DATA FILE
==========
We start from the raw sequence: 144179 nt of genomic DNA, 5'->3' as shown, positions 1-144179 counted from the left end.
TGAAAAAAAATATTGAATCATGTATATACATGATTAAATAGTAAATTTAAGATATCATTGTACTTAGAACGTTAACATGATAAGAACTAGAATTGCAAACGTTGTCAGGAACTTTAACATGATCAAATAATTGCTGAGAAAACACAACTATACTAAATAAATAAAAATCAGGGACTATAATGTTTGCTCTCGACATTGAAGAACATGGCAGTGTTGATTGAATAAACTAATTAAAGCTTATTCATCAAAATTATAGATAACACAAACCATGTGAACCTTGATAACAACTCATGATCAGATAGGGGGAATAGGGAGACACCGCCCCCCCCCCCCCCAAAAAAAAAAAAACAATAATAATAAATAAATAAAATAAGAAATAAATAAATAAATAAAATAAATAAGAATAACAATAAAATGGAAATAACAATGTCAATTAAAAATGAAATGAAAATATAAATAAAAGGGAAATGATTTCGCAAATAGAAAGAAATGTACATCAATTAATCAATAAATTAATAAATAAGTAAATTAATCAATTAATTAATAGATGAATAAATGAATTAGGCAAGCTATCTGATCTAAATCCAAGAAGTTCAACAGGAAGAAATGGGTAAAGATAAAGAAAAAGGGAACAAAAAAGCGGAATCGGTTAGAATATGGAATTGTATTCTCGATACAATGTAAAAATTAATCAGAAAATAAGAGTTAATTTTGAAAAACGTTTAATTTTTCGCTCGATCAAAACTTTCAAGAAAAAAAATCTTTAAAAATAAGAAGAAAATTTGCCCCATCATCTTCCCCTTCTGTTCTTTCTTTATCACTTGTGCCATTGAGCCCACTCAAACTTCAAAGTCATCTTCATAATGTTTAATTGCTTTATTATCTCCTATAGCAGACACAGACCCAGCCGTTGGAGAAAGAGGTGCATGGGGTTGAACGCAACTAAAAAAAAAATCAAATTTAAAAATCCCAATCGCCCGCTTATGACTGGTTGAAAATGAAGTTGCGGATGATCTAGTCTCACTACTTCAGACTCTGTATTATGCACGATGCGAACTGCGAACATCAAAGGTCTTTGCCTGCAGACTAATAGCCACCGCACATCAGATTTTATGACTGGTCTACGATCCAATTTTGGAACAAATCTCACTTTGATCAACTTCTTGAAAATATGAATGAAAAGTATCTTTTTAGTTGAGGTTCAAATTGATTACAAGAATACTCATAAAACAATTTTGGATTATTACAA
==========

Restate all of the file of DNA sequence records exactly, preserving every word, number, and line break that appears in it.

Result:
We start from the raw sequence: 144179 nt of genomic DNA, 5'->3' as shown, positions 1-144179 counted from the left end.
TGAAAAAAAATATTGAATCATGTATATACATGATTAAATAGTAAATTTAAGATATCATTGTACTTAGAACGTTAACATGATAAGAACTAGAATTGCAAACGTTGTCAGGAACTTTAACATGATCAAATAATTGCTGAGAAAACACAACTATACTAAATAAATAAAAATCAGGGACTATAATGTTTGCTCTCGACATTGAAGAACATGGCAGTGTTGATTGAATAAACTAATTAAAGCTTATTCATCAAAATTATAGATAACACAAACCATGTGAACCTTGATAACAACTCATGATCAGATAGGGGGAATAGGGAGACACCGCCCCCCCCCCCCCCAAAAAAAAAAAAACAATAATAATAAATAAATAAAATAAGAAATAAATAAATAAATAAAATAAATAAGAATAACAATAAAATGGAAATAACAATGTCAATTAAAAATGAAATGAAAATATAAATAAAAGGGAAATGATTTCGCAAATAGAAAGAAATGTACATCAATTAATCAATAAATTAATAAATAAGTAAATTAATCAATTAATTAATAGATGAATAAATGAATTAGGCAAGCTATCTGATCTAAATCCAAGAAGTTCAACAGGAAGAAATGGGTAAAGATAAAGAAAAAGGGAACAAAAAAGCGGAATCGGTTAGAATATGGAATTGTATTCTCGATACAATGTAAAAATTAATCAGAAAATAAGAGTTAATTTTGAAAAACGTTTAATTTTTCGCTCGATCAAAACTTTCAAGAAAAAAAATCTTTAAAAATAAGAAGAAAATTTGCCCCATCATCTTCCCCTTCTGTTCTTTCTTTATCACTTGTGCCATTGAGCCCACTCAAACTTCAAAGTCATCTTCATAATGTTTAATTGCTTTATTATCTCCTATAGCAGACACAGACCCAGCCGTTGGAGAAAGAGGTGCATGGGGTTGAACGCAACTAAAAAAAAAATCAAATTTAAAAATCCCAATCGCCCGCTTATGACTGGTTGAAAATGAAGTTGCGGATGATCTAGTCTCACTACTTCAGACTCTGTATTATGCACGATGCGAACTGCGAACATCAAAGGTCTTTGCCTGCAGACTAATAGCCACCGCACATCAGATTTTATGACTGGTCTACGATCCAATTTTGGAACAAATCTCACTTTGATCAACTTCTTGAAAATATGAATGAAAAGTATCTTTTTAGTTGAGGTTCAAATTGATTACAAGAATACTCATAAAACAATTTTGGATTATTACAA